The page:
This satellite photo shows Northwest Europe. Visible are the Republic of Ireland (top leftmost), the United Kingdom (top left), France (middle left), Belgium (middle), the Netherlands (top middle), Germany (right), Denmark (top right), Luxembourg (between France, Germany, and Belgium), Switzerland (bottom middle), Italy (bottom middle), and Austria (bottom right); the latter three all cloud covered. Image courtesy of NASA.
Along the southern coast of the Netherlands, sediment-laden rivers have created a massive delta of islands and waterways in the gaps between coastal dunes. The area in this false-color satellite image is extensively farmed, giving the photo its patchwork look. The Dutch have built an elaborate system of dikes, canals, dams, bridges, and locks to hold back the North Sea because of rising sea levels and devastating historic floods. The Dutch coastline has changed significantly over time due to these floods, such as the 1134 storm that formed the Zeeland archipelago when water covered massive swaths of land. Other major floods include St. Lucia's Day flood in 1287, St. Elizabeth's Day flood in 1421, and a massive flood in 1953 that sparked the building of the Delta works system in place today. The Delta works will be under stress in coming years as sea levels continue to rise. Image courtesy of USGS.
Distinctive architecture along an Amsterdam street.
Bicycles are a ubiquitous form of transport in Amsterdam.
The spire of the Westerkerk (85 m) is the highest church tower in Amsterdam. The edifice was completed in 1638.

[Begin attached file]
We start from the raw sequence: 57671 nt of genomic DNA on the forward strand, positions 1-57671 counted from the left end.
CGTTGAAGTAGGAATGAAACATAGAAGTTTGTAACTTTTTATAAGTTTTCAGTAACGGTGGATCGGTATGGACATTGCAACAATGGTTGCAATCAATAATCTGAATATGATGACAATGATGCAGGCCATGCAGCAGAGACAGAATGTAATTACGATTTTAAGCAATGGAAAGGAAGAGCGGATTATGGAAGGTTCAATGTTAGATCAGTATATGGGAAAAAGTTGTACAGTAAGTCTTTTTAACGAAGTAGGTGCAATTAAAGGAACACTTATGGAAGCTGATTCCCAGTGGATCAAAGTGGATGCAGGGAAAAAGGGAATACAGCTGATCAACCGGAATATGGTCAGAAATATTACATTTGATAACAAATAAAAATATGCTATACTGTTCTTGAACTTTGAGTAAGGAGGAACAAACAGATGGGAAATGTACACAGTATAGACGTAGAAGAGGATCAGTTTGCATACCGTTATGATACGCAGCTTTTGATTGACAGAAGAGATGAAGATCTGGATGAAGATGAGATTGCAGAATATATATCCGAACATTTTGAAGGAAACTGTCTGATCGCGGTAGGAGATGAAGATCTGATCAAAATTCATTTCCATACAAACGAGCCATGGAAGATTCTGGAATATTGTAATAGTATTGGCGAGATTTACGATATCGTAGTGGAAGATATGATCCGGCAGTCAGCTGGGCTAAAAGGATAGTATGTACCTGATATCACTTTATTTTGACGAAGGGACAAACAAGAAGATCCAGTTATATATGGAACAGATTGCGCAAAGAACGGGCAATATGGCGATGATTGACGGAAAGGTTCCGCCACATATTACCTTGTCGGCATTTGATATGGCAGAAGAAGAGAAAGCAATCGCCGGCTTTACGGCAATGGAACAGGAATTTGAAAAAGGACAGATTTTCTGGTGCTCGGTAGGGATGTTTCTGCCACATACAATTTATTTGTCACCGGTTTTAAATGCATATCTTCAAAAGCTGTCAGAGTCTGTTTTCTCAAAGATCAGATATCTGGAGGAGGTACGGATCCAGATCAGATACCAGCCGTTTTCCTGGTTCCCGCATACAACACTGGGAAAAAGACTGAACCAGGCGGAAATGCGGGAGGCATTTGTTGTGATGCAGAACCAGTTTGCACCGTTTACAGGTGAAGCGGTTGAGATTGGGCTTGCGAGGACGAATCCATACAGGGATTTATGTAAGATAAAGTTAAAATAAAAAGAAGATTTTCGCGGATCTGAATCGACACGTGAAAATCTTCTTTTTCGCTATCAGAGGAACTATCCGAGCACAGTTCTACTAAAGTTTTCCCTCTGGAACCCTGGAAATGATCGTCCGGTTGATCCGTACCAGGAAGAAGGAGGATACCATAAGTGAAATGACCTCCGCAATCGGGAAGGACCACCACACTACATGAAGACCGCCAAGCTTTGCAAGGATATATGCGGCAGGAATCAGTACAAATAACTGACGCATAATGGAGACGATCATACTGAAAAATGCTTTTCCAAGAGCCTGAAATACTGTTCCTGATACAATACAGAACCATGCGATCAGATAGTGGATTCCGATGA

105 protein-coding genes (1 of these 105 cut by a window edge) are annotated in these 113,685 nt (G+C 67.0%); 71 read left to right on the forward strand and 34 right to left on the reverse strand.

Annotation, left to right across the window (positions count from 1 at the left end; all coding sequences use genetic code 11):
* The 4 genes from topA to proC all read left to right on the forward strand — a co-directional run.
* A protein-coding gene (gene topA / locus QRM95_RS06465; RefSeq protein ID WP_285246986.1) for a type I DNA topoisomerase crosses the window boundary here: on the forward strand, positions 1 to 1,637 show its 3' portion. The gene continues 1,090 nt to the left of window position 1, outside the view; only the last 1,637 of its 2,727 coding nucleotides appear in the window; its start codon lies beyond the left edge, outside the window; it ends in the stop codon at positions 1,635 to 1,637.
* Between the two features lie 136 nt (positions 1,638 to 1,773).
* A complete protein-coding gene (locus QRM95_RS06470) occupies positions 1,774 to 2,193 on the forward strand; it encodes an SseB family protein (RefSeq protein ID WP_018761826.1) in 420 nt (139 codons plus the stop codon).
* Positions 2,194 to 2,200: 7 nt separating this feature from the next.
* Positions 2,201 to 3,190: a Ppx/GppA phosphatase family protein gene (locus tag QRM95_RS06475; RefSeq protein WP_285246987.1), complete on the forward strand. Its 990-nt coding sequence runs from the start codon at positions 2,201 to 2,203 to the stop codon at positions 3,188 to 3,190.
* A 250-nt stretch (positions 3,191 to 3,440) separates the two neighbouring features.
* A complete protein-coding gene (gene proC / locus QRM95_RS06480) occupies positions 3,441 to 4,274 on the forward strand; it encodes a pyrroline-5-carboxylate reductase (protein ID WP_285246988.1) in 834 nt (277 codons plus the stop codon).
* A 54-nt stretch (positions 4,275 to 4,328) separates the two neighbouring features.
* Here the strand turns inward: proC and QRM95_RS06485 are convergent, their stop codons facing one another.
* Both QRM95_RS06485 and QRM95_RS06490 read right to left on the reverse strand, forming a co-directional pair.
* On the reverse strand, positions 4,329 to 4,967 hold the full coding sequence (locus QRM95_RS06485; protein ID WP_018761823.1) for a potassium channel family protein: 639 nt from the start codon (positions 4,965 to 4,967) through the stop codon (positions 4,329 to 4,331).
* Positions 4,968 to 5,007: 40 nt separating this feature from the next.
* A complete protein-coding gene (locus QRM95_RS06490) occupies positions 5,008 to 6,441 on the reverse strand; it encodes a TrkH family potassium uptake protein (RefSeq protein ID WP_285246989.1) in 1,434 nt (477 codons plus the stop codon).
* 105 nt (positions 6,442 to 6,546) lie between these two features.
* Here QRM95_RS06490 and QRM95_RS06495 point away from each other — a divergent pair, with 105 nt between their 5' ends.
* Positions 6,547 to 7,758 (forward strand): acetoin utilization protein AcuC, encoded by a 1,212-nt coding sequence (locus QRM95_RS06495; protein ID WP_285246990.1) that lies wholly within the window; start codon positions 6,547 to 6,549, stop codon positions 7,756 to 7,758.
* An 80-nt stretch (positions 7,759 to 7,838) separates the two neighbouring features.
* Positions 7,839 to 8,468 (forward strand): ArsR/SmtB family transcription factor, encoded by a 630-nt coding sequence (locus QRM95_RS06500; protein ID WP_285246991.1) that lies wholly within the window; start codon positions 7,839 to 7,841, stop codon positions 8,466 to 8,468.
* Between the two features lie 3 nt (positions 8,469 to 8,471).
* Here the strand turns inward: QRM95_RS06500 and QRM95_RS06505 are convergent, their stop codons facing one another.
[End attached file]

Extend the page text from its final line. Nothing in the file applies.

Amsterdam has 165 canals, but visitors are especially fond of the prominent ones in the city’s medieval center. Lined by 17th and 18th century houses, these canals form a half circle around the center of town. Development of the canals eventually drained the swampland of Amsterdam, allowing the development of a homogeneous urban area - the first model of large-scale town planning in the 19th century.
Lined up tourist boats on an Amsterdam canal resemble a row of shoes. The floating Tulip Museum is in the background.
The floating Tulip Museum in Amsterdam.
Modernized facades on older buildings in Amsterdam.
The Astoria building in Amsterdam, built 1904-05, is indicative of a more reserved style of Art-Nouveau (Jugendstil) that came to be known as "New Art" (Nieuwe Kunst). Though difficult to distinguish, typical Art-Nouveau engravings appear in the gray stone around the doorway.
View along Nieuwezijds Voorburgwal, a street (formerly a canal) in the heart of Amsterdam.
The Amsterdam Centraal railway station overlooks the city's harbor.
Page 01 of 02